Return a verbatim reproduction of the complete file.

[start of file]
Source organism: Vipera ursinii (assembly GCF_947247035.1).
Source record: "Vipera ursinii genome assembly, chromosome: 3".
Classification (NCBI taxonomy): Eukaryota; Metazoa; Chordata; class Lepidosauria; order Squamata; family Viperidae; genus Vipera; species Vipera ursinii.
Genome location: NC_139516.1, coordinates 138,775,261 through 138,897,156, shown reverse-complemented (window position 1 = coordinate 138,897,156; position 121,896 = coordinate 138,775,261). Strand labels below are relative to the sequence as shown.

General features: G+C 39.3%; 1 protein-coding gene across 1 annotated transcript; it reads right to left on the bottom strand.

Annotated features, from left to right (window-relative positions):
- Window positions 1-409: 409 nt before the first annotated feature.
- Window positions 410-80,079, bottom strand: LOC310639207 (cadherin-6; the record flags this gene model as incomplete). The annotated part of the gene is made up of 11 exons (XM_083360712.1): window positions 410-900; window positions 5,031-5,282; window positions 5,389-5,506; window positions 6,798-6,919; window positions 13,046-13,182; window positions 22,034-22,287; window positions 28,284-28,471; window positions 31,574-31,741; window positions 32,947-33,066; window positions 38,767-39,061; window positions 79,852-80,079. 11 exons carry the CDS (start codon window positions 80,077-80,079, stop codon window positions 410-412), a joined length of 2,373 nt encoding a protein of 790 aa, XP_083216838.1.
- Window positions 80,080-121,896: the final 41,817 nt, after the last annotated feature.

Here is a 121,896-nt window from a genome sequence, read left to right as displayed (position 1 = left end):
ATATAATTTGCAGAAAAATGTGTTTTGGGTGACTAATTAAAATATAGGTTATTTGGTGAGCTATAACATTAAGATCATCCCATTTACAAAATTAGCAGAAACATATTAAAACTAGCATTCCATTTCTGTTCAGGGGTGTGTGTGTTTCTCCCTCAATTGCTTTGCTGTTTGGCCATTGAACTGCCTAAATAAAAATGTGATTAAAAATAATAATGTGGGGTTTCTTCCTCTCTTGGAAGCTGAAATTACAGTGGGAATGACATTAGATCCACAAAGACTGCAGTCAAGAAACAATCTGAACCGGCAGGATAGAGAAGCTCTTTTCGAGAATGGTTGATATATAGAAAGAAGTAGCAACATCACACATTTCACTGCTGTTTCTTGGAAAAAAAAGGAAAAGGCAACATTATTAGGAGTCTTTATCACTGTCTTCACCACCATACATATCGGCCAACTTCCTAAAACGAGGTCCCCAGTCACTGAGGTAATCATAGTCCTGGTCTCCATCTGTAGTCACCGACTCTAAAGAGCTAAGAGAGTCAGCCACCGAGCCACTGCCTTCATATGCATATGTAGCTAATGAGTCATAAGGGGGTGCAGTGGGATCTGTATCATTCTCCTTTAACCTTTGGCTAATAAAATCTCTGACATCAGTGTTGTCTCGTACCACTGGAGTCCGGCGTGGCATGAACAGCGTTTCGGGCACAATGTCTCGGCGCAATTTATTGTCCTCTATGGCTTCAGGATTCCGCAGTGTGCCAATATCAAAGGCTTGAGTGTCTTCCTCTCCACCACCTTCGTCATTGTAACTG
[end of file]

Source organism: Vipera ursinii (assembly GCF_947247035.1).
Source record: "Vipera ursinii genome assembly, chromosome: 3".
Classification (NCBI taxonomy): Eukaryota; Metazoa; Chordata; class Lepidosauria; order Squamata; family Viperidae; genus Vipera; species Vipera ursinii.
Genome location: NC_139516.1, coordinates 138,775,261 through 138,897,156, shown reverse-complemented (window position 1 = coordinate 138,897,156; position 121,896 = coordinate 138,775,261). Strand labels below are relative to the sequence as shown.

General features: G+C 39.3%; 1 protein-coding gene across 1 annotated transcript; it reads right to left on the bottom strand.

Annotated features, from left to right (window-relative positions):
- Window positions 1-409: 409 nt before the first annotated feature.
- Window positions 410-80,079, bottom strand: LOC310639207 (cadherin-6; the record flags this gene model as incomplete). The annotated part of the gene is made up of 11 exons (XM_083360712.1): window positions 410-900; window positions 5,031-5,282; window positions 5,389-5,506; window positions 6,798-6,919; window positions 13,046-13,182; window positions 22,034-22,287; window positions 28,284-28,471; window positions 31,574-31,741; window positions 32,947-33,066; window positions 38,767-39,061; window positions 79,852-80,079. 11 exons carry the CDS (start codon window positions 80,077-80,079, stop codon window positions 410-412), a joined length of 2,373 nt encoding a protein of 790 aa, XP_083216838.1.
- Window positions 80,080-121,896: the final 41,817 nt, after the last annotated feature.

Here is a 121,896-nt window from a genome sequence, read left to right as displayed (position 1 = left end):
ATATAATTTGCAGAAAAATGTGTTTTGGGTGACTAATTAAAATATAGGTTATTTGGTGAGCTATAACATTAAGATCATCCCATTTACAAAATTAGCAGAAACATATTAAAACTAGCATTCCATTTCTGTTCAGGGGTGTGTGTGTTTCTCCCTCAATTGCTTTGCTGTTTGGCCATTGAACTGCCTAAATAAAAATGTGATTAAAAATAATAATGTGGGGTTTCTTCCTCTCTTGGAAGCTGAAATTACAGTGGGAATGACATTAGATCCACAAAGACTGCAGTCAAGAAACAATCTGAACCGGCAGGATAGAGAAGCTCTTTTCGAGAATGGTTGATATATAGAAAGAAGTAGCAACATCACACATTTCACTGCTGTTTCTTGGAAAAAAAAGGAAAAGGCAACATTATTAGGAGTCTTTATCACTGTCTTCACCACCATACATATCGGCCAACTTCCTAAAACGAGGTCCCCAGTCACTGAGGTAATCATAGTCCTGGTCTCCATCTGTAGTCACCGACTCTAAAGAGCTAAGAGAGTCAGCCACCGAGCCACTGCCTTCATATGCATATGTAGCTAATGAGTCATAAGGGGGTGCAGTGGGATCTGTATCATTCTCCTTTAACCTTTGGCTAATAAAATCTCTGACATCAGTGTTGTCTCGTACCACTGGAGTCCGGCGTGGCATGAACAGCGTTTCGGGCACAATGTCTCGGCGCAATTTATTGTCCTCTATGGCTTCAGGATTCCGCAGTGTGCCAATATCAAAGGCTTGAGTGTCTTCCTCTCCACCACCTTCGTCATTGTAACTG